One question that Christians have been asking themselves over the past four years is: What does it mean to be pro-life?
Our life is the first gift that God gives us. Everything else God wants to give us depends on it. What good would all the treasures of earth be if we didn’t have our life to enjoy it? What good would even faith, hope, or love be if we weren’t alive to receive them? Before God can give us anything else, he must first give us the gift of life.
That is why, as believers in Christ, we must always work to guarantee a right to life for all people from the time they are conceived until the time of their natural death. We never look at any human being — no matter how sick, no matter how deformed, no matter how needy — as a burden. Rather, we look at each person as a gift, a gift from God. And, if we take care of the most vulnerable among us — if we cherish their lives as a precious gift — it will surely change us for the better. We discover that caring for the lives of the needy will force us to clear away the things which don’t really matter, like anxieties about our appearance or our status. It will help us to place the gift of life and the right to life at the center of our families and our society where it belongs.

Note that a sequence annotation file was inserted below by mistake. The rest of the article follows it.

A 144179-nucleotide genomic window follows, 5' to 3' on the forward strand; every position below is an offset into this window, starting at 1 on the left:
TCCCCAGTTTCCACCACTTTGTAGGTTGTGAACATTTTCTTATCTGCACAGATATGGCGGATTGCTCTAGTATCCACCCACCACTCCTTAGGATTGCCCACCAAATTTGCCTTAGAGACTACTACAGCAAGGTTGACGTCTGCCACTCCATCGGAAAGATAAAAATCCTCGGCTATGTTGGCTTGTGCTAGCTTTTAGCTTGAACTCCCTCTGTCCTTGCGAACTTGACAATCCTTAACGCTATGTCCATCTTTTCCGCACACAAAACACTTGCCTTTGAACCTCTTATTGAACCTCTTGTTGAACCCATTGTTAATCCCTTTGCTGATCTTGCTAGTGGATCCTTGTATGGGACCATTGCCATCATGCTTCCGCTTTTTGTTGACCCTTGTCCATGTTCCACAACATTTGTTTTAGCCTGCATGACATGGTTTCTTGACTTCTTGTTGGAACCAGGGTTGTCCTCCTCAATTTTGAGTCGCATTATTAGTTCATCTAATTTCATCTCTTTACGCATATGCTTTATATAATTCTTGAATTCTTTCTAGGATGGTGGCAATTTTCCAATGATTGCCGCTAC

In this Sunday’s Gospel, the people who are put in charge of the vineyard forget that it doesn’t belong to them. They want to keep the vineyard and its produce for themselves. They want to do with it whatever they want without respecting the demands of its true owner. They eventually go so far as to kill the owner’s son. They took the gift they were given — the vineyard — and forgot to whom it belonged. Instead of honoring and protecting the gift, they squandered it, and it resulted in their ruin.
Can we see a parallel with today’s society? How have we treated the gift of life entrusted to us? How have we taken care of the weak and needy in our society? Every year on this day —Respect Life Sunday — we ask these hard questions of ourselves and of our country. In an election year, these questions become even more pressing. Once we recognize life as a gift of God and every human life as made in God’s own image and likeness, we can no longer fool ourselves that whether the unborn live or die is a personal choice. We can no longer kid ourselves that the lives of the innocent are ours to do with as we please. Nor can we look the other way when Black men are disproportionately incarcerated and murdered. Otherwise, as a society, we risk the calamity that befell the men in today’s Gospel.
What does it mean to be pro-life then? It means to honor and defend every single human person without distinction. It means that human beings never lose their God-given dignity no matter what stage of development they are at, no matter how much or how little political power they have, no matter what they have done. It means that we consider all human persons as good in and of themselves, apart from what they can or cannot produce. On this Sunday — Respect Life Sunday — let us renew our commitment to life, especially the lives of the most vulnerable members of our society.